Appendix
(1) Concepts from systems biology
Reverse causal reasoning
In recent years, (reverse) causal reasoning has become increasingly popular in systems biology[1, 9, 17, 20, 21]. It is based on the idea that the differential expressions measured in transcriptomics are consequences of the changes in the activities of upstream controlling entities (such as, but not limited to, transcription factor proteins). It represents an alternative to the often implicit assumption that transcript differential expressions reflect changes in the activity of the corresponding proteins, which is used when integrating transcriptomics data and pathways and networks[2].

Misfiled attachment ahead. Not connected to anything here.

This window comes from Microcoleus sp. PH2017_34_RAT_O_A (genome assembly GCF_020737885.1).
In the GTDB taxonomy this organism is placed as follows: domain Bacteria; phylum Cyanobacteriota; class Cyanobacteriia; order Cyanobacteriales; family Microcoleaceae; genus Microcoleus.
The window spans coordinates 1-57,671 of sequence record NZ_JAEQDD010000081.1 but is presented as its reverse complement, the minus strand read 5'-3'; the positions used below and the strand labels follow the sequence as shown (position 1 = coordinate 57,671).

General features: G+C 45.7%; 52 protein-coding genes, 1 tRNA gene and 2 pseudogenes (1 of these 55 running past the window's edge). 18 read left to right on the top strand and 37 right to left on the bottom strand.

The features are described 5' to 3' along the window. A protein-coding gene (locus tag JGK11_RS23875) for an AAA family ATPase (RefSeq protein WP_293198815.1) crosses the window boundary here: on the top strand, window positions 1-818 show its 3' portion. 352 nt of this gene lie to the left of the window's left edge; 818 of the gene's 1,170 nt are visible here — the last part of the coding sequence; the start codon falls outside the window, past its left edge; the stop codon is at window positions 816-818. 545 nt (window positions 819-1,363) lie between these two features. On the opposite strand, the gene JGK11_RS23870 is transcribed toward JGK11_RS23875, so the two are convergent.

Causal network models
Reverse causal reasoning is based on highquality literaturederived prior biological knowledge organized in causal network models. In this study, we used the same naming convention as in our previous publications[1]: a "causal network model" is a set of edges representing experimentally supported causal relationships "→" and "—" between changes affecting the corresponding nodes, which consist of various biological entities (excluding transcript differential expressions) encoded in BEL[13]. An example of a "causal network model" is the "Cell Cycle" network[6]. A "causal network model augmented with downstream measurables" is a "causal network model" that additionally contains all the causal edges ending in nodes containing transcript differential expressions (termed "RNA abundance" in BEL). In the literature, the two cases are not always distinguished[9, 20, 21].
Causal (in)consistency